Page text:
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HTC Wondering What Life Would Be Like With Its Own Mobile OS

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Samsung may have declared itself unwilling to purchase a mobile operating system in the wake of Google’s decision to acquire Motorola (NYSE: MMI), but HTC is at least thinking about it. That’s according to the company’s chairman, who cautioned that it won’t be doing anything hastily.

Cher Wang told China’s Economic Observer (via Focus Taiwan) that HTC has “given it thought and we have discussed it internally, but we will not do it on impulse,” as if mobile operating systems could be found next to the Skittles in the supermarket checkout line. However, HTC also doesn’t necessarily think it needs to own and control an operating system: “Our strength lies in understanding an OS, but it does not mean that we have to produce an OS,” she said.

Were HTC to consider buying a mobile operating system, there’s really only one for sale. HP (NYSE: HPQ) is trying to figure out what to do with WebOS after decided that it couldn’t stomach the smartphone and tablet markets, ceasing production of its TouchPad tablet and moving the WebOS group under its chief strategy officer. Both an outright sale of the division and licensing deals are believed to be on the table.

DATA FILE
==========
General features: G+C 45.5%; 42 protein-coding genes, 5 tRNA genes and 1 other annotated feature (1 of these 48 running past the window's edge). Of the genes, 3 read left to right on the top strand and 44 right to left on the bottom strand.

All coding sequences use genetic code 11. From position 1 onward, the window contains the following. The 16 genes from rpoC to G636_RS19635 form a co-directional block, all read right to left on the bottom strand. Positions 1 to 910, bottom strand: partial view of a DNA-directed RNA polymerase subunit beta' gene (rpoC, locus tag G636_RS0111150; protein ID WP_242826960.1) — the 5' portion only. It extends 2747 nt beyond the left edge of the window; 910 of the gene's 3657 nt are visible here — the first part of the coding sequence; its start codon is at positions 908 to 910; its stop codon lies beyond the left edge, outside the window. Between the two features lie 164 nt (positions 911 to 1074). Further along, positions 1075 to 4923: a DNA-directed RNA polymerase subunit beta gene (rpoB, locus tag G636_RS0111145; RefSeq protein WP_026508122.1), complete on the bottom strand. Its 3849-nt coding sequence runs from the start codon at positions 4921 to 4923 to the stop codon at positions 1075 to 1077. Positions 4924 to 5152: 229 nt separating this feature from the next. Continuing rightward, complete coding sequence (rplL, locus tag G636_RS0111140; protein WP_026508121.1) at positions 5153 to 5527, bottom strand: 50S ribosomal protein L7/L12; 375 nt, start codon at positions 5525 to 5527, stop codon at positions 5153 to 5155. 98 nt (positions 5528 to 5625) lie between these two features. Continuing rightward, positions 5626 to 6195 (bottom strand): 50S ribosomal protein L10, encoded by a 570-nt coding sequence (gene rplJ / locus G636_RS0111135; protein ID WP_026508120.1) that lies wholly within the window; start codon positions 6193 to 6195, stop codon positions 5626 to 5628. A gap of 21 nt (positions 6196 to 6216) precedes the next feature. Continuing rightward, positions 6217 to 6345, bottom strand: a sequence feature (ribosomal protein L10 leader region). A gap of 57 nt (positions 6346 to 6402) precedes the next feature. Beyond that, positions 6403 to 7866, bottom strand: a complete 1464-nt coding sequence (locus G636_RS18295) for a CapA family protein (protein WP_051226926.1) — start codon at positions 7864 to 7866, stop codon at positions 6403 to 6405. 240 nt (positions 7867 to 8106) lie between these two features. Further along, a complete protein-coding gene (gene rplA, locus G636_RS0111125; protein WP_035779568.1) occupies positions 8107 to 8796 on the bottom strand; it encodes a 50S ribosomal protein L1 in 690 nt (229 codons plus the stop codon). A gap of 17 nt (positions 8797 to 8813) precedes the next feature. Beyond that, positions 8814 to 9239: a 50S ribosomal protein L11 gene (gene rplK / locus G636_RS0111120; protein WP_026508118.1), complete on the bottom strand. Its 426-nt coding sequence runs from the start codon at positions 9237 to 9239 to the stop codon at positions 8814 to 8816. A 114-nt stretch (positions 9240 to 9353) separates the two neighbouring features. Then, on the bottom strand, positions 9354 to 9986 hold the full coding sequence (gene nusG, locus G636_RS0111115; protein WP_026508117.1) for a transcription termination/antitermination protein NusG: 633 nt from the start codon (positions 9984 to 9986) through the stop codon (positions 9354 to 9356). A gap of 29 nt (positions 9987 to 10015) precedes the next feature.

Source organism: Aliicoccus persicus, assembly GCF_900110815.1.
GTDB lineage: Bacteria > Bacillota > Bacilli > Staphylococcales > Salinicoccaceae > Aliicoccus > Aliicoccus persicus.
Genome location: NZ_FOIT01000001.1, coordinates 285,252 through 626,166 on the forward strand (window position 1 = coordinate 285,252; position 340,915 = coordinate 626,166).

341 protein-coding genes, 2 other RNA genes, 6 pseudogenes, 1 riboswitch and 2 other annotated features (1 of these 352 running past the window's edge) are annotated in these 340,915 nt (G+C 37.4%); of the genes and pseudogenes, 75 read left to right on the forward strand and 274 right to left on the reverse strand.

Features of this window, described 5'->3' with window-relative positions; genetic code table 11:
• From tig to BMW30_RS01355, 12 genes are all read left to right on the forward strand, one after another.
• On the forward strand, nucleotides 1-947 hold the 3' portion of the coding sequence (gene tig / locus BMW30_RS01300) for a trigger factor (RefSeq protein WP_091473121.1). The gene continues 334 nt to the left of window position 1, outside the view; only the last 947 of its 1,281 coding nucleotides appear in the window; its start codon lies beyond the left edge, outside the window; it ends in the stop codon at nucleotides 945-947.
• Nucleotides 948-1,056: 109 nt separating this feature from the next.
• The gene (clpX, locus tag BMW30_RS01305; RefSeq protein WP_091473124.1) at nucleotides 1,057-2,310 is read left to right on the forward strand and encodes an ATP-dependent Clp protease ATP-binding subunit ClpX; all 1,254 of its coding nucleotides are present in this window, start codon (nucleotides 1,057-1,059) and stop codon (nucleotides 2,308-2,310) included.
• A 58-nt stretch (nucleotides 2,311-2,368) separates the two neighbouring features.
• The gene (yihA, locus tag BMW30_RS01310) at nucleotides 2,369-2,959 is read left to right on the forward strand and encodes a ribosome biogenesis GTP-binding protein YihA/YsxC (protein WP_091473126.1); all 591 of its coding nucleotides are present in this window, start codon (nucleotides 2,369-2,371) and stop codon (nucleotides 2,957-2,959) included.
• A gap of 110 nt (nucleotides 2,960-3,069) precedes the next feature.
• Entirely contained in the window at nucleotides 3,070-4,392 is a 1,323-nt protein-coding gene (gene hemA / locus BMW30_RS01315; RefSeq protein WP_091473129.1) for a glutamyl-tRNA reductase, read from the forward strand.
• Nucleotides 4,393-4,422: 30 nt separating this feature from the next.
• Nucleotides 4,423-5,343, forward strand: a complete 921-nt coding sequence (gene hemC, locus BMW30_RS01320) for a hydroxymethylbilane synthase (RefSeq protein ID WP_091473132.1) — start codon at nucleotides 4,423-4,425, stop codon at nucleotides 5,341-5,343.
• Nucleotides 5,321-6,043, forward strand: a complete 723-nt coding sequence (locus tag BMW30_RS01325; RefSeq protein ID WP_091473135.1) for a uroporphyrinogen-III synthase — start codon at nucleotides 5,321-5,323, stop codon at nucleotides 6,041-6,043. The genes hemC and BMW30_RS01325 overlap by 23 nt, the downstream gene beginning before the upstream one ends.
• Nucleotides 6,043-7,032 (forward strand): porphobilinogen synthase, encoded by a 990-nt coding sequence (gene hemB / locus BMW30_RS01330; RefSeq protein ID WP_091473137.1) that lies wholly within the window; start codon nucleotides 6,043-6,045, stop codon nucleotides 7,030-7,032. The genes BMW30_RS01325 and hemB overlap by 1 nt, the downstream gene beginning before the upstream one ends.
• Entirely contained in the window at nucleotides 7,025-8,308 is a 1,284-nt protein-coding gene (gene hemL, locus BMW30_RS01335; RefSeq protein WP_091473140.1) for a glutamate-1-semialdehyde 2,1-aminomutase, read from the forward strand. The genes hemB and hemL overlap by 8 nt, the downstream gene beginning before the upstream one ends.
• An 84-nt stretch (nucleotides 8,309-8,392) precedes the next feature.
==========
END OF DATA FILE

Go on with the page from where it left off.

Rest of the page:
HTC already has a dual-pronged mobile OS strategy with both Android and Windows Phone 7 models, but there’s not an Android partner alive that isn’t at least thinking about its options for a world in which Google (NSDQ: GOOG) owns Motorola. Google has said it will operate Motorola as a stand-alone division and Android partners have lined up in support of the patent protection the deal affords Android, but it’s quite possible that Google eventually decides to build its own hardware and compete with its partners.

In most cases, that doesn’t work out in the long run for those partners. Samsung ruled out a purchase of WebOS last month, but it is also investing in its own Bada software.